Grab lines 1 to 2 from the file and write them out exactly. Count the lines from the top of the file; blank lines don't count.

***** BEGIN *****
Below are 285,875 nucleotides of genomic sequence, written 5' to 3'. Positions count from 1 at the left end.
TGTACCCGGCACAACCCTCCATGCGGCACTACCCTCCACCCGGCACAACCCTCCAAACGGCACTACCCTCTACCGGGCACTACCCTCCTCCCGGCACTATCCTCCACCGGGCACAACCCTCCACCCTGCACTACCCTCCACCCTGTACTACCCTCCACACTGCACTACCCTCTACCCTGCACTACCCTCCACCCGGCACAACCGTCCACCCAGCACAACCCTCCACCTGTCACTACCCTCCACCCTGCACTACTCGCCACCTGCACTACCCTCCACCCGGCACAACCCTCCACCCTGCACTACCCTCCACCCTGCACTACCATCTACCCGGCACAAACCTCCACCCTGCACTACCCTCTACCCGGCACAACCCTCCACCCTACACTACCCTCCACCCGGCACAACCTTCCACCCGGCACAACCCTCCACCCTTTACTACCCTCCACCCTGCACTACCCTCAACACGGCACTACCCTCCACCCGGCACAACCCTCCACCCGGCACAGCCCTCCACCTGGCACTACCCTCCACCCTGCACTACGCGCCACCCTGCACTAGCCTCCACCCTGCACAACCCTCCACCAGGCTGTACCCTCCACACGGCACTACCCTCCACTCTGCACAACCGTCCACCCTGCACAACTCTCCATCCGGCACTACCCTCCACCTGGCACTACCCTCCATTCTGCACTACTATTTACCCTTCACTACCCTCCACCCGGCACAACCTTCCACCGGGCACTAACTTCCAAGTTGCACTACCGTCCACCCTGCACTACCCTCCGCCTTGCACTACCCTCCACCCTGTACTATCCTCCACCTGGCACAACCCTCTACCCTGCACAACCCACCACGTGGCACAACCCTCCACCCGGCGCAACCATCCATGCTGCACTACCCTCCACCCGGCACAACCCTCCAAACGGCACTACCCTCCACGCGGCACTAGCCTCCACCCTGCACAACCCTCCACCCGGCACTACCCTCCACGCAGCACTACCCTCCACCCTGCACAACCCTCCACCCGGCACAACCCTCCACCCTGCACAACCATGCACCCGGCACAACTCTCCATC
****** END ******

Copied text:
Below are 285,875 nucleotides of genomic sequence, written 5' to 3'. Positions count from 1 at the left end.
TGTACCCGGCACAACCCTCCATGCGGCACTACCCTCCACCCGGCACAACCCTCCAAACGGCACTACCCTCTACCGGGCACTACCCTCCTCCCGGCACTATCCTCCACCGGGCACAACCCTCCACCCTGCACTACCCTCCACCCTGTACTACCCTCCACACTGCACTACCCTCTACCCTGCACTACCCTCCACCCGGCACAACCGTCCACCCAGCACAACCCTCCACCTGTCACTACCCTCCACCCTGCACTACTCGCCACCTGCACTACCCTCCACCCGGCACAACCCTCCACCCTGCACTACCCTCCACCCTGCACTACCATCTACCCGGCACAAACCTCCACCCTGCACTACCCTCTACCCGGCACAACCCTCCACCCTACACTACCCTCCACCCGGCACAACCTTCCACCCGGCACAACCCTCCACCCTTTACTACCCTCCACCCTGCACTACCCTCAACACGGCACTACCCTCCACCCGGCACAACCCTCCACCCGGCACAGCCCTCCACCTGGCACTACCCTCCACCCTGCACTACGCGCCACCCTGCACTAGCCTCCACCCTGCACAACCCTCCACCAGGCTGTACCCTCCACACGGCACTACCCTCCACTCTGCACAACCGTCCACCCTGCACAACTCTCCATCCGGCACTACCCTCCACCTGGCACTACCCTCCATTCTGCACTACTATTTACCCTTCACTACCCTCCACCCGGCACAACCTTCCACCGGGCACTAACTTCCAAGTTGCACTACCGTCCACCCTGCACTACCCTCCGCCTTGCACTACCCTCCACCCTGTACTATCCTCCACCTGGCACAACCCTCTACCCTGCACAACCCACCACGTGGCACAACCCTCCACCCGGCGCAACCATCCATGCTGCACTACCCTCCACCCGGCACAACCCTCCAAACGGCACTACCCTCCACGCGGCACTAGCCTCCACCCTGCACAACCCTCCACCCGGCACTACCCTCCACGCAGCACTACCCTCCACCCTGCACAACCCTCCACCCGGCACAACCCTCCACCCTGCACAACCATGCACCCGGCACAACTCTCCATC